A Minor Post, Behavior, Cultural Evolution, Group Selection, Human Nature, Social Diversity, System Stability, Web

I will speak about the tension between biological and cultural evolution at St. Francis College (December 11th, 2015 @ 3pm)

Posted 08 Oct 2015 / 0

I am excited to announce that I am scheduled to speak about the tension between biological and cultural evolution at Saint Francis College in Brooklyn Heights. The title of my talk is “Highly-creative baby-breeding idea propagators: what human (re)productive choices mean for the future of our species“, and it will provide a partial overview of Read More

A Major Post, Anthropogenic Change, Behavior, Breeders, Propagators, & Creators, Carrying Capacity, Cultural Evolution, Economics, Gene-Culture Coevolution, Human Evolution, Human Uniqueness, Parenting, Population Growth, Population Pressure, Psychology, Public Outreach, Reproductive Fitness, Resource Consumption, Sex and Reproduction, Sustainability

My testimonial for Gregory Tague’s “Evolution and Human Culture”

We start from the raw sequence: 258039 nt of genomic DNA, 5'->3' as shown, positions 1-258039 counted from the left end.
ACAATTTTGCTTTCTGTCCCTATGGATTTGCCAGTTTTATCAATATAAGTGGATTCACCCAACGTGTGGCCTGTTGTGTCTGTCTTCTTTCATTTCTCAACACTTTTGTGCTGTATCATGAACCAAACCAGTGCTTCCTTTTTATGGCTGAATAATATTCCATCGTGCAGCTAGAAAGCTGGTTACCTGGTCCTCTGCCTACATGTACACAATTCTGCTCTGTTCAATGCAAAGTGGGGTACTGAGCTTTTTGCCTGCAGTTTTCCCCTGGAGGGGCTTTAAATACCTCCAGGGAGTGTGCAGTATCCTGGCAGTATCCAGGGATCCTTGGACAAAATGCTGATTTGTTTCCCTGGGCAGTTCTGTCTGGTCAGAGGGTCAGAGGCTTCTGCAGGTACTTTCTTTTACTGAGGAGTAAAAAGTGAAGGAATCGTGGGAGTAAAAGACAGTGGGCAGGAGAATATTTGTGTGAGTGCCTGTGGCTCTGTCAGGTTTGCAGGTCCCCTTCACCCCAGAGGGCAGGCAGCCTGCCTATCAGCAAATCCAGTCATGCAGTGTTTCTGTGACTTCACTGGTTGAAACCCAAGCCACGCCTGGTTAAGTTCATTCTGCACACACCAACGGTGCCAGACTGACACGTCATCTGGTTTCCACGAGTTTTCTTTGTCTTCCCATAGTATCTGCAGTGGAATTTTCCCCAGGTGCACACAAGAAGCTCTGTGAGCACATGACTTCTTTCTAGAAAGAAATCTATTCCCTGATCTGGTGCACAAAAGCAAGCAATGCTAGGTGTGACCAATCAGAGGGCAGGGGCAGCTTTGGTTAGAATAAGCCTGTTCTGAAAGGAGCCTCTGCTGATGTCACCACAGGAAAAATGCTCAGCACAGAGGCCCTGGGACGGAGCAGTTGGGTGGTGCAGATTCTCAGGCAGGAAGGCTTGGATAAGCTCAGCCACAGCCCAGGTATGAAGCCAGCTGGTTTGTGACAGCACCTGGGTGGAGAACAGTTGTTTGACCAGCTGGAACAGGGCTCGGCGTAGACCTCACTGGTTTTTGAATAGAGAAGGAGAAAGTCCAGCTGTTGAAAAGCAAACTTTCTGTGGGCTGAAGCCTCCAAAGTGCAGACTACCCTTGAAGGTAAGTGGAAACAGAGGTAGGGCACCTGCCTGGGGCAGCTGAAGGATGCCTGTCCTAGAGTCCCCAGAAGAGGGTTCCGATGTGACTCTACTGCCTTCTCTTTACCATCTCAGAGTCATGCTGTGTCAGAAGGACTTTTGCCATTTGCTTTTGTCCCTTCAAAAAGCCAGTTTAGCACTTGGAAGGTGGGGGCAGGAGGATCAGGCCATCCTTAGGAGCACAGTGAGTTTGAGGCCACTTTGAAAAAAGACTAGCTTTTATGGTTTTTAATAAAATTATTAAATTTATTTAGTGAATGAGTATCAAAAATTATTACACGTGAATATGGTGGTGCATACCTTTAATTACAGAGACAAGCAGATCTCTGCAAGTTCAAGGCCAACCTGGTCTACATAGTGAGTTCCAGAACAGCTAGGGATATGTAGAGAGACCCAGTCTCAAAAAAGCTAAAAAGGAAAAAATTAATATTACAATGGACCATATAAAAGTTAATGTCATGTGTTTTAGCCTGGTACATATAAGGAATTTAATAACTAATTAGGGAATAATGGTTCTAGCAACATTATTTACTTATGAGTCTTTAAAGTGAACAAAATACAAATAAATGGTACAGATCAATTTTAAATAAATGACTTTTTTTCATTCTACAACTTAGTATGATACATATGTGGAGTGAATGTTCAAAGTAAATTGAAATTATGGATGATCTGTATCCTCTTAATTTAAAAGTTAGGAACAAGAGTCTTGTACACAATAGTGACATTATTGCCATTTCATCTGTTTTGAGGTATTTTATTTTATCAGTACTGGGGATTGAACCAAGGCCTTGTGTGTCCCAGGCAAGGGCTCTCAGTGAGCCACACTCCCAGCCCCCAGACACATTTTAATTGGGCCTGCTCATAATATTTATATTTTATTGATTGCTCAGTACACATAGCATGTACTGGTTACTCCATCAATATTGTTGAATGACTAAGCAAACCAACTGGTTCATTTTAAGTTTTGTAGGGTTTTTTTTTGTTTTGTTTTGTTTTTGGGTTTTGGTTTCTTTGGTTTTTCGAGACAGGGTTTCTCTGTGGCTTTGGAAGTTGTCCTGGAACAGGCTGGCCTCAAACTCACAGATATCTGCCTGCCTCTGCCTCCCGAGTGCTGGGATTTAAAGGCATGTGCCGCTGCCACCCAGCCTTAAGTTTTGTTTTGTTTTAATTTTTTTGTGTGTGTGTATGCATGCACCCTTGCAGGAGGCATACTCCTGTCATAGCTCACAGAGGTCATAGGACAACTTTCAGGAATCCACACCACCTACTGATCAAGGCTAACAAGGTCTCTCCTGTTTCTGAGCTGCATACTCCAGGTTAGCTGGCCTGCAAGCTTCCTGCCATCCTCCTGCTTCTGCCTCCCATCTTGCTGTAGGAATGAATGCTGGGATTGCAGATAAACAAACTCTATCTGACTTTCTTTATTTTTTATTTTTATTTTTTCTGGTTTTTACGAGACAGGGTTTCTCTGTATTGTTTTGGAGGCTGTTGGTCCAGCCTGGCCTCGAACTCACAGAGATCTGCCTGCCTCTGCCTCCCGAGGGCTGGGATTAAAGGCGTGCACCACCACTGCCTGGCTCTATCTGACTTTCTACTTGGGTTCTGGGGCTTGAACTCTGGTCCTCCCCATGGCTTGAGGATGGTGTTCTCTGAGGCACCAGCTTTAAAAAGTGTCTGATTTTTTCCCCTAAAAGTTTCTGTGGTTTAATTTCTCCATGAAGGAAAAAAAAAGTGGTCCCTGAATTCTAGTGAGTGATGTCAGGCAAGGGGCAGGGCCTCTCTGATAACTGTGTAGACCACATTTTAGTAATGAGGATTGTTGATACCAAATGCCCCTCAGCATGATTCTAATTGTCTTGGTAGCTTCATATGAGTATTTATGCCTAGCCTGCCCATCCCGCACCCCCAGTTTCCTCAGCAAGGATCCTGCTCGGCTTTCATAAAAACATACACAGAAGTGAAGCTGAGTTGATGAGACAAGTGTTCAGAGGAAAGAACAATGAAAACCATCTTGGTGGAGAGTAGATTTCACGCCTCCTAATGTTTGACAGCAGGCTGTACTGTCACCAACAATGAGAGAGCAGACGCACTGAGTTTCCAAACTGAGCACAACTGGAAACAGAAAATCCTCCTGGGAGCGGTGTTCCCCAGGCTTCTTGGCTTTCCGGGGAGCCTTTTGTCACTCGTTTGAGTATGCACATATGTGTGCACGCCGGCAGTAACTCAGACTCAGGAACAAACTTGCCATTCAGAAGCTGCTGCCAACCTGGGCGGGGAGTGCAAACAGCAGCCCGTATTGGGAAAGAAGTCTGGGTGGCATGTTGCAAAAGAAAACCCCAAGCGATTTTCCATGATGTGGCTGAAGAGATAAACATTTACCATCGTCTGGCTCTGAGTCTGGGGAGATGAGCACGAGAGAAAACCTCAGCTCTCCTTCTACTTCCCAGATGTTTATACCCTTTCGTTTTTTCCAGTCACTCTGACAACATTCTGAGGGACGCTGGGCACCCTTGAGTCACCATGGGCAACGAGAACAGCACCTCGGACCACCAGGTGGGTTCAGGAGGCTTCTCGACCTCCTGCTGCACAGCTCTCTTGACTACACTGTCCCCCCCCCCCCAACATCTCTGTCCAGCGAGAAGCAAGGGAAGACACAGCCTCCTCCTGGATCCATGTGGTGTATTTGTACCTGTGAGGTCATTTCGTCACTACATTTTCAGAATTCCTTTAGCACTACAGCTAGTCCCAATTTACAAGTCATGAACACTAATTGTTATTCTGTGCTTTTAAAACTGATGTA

Posted 05 Oct 2015 / 1

I have written a lot of book reviews, but I have never been asked to write a book testimonial before. So I am honored to have been asked to write a testimonial for Gregory F. Tague’s Evolution & Human Culture, forthcoming on Brill. Here’s my finished testimonial for this book: Between the age-old outposts maintained by Read More

A Major Post, Art & Design, Books, Cognitive Ability, Consciousness, Cooperation, Cultural Anthropology, Cultural Evolution, Evolution, Evolutionary Psychology, Human Evolution, Human Uniqueness, Neuroscience, Primatology, Psychology, Social Norms

Anne-Marie Slaughter on the tradeoff between work and caregiving

Posted 02 Oct 2015 / 0

WNYC The Brian Lehrer Show “Where Women Go from Here” Several years ago, Anne-Marie Slaughter wrote the seminal article on the conflict between work and parenting. Published in The Atlantic and entitled “Why Women Still Can’t Have It All“, Slaughter’s article used her own professional experience to explore the challenge faced by many women in the developed world: the Read More

A Major Post, Belief, Breeders, Propagators, & Creators, Cultural Evolution, Gene-Culture Coevolution, Parenting, Public Policy, Radio & Podcasts, Sex and Reproduction, Sociology